These data are significant in that there appeared to be a hierarchy of effectiveness for weed control in organic peanut production. Hand-weeding cannot be replaced by cultivation, whether tine or sweep or both, and is still the foundation of organic weed control systems. Peanut harvest could not even occur in plots where weeds were not removed by hand. However, by including various combinations of tine and sweep cultivation, there was enough overall weed control to warrant a significant reduction in total hand-weeding. This is notable because labor costs for hand-weeding represent one of the greatest expenditures by organic growers. Reducing the need for hand-weeding has great potential for increasing the economic viability of the system.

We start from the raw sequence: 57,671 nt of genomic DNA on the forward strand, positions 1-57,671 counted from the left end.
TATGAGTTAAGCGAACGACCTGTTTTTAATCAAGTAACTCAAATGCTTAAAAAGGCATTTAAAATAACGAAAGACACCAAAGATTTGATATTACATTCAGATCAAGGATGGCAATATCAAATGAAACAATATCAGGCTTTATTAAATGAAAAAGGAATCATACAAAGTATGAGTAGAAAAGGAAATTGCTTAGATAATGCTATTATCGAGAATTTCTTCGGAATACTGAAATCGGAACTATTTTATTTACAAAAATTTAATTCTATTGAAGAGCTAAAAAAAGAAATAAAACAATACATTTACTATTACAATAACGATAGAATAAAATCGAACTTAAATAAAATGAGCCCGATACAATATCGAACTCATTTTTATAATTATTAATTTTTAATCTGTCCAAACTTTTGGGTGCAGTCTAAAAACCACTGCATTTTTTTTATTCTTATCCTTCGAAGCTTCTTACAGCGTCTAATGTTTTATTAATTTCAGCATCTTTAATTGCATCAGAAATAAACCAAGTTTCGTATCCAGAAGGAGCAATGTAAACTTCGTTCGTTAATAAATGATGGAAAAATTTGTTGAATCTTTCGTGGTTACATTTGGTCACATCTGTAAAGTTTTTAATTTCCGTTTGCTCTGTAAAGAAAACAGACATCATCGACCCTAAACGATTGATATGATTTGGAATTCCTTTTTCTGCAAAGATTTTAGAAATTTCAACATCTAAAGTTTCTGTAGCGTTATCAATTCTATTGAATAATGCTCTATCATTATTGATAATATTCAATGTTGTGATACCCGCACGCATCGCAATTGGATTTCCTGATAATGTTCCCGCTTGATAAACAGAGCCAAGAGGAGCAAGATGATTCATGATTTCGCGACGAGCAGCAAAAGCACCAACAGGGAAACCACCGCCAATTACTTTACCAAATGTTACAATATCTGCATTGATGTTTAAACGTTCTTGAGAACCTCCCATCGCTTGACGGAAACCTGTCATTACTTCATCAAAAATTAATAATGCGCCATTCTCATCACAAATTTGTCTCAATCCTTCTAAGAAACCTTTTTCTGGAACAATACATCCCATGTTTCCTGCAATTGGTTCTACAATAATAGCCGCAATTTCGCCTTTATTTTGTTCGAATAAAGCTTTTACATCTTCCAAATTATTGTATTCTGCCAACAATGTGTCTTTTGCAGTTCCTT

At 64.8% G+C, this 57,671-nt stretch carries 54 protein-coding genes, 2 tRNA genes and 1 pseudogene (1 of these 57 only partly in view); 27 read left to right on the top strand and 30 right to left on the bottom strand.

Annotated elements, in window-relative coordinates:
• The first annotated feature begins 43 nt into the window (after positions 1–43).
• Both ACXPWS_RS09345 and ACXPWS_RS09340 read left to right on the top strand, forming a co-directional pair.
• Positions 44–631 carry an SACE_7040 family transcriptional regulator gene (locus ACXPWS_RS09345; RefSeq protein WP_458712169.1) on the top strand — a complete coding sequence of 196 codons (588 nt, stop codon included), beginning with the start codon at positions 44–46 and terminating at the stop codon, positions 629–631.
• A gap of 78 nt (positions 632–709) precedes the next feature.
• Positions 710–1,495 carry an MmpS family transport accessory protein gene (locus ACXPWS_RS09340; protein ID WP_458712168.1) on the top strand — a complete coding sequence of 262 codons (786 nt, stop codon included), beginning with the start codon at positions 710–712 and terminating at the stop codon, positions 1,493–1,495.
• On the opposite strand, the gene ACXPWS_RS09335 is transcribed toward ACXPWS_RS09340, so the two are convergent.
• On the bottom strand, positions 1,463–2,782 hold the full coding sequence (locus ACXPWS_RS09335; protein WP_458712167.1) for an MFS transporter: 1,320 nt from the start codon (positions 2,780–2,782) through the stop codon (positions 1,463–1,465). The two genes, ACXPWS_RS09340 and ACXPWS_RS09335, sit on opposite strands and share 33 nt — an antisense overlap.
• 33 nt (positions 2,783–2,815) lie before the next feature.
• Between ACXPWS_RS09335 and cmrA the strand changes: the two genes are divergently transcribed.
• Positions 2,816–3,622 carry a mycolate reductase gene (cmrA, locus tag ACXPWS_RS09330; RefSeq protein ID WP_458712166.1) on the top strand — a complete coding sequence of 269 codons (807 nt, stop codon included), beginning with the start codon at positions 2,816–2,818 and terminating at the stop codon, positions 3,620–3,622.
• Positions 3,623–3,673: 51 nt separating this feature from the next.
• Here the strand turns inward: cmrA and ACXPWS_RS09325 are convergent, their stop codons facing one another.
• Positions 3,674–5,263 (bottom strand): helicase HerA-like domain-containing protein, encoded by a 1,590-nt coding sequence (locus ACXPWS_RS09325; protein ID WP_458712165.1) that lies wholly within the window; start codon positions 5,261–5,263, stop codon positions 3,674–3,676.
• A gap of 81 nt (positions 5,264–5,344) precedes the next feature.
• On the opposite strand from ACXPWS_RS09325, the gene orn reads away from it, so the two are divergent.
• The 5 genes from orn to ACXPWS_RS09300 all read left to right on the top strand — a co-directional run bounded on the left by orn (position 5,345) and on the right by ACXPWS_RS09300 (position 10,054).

Tine cultivation had a more consistent effect on weed control than sweep cultivation, and should be considered an important supplement to hand-weeding. In addition, even though sweep cultivation did not give consistent supplemental weed control for any given weed when tine cultivation was present, the fact that there were reductions in some species of weeds by some levels of sweep cultivation when tine cultivation was not present is still relevant. Sometimes weather conditions or equipment malfunctions or breakdowns may prevent or delay the ability to run equipment through the field. Having sweep cultivation in combination with tine cultivation would allow for some level of weed control and reduction in hand-weeding requirements in the event a tine cultivator could not be used consistently. These data consistently showed improved results with weekly sweep cultivations, or at minimum two cultivations occurring 2 and 5 WAP to ensure improved weed control and/or reduction in hand labor in the event of tine-cultivation failure.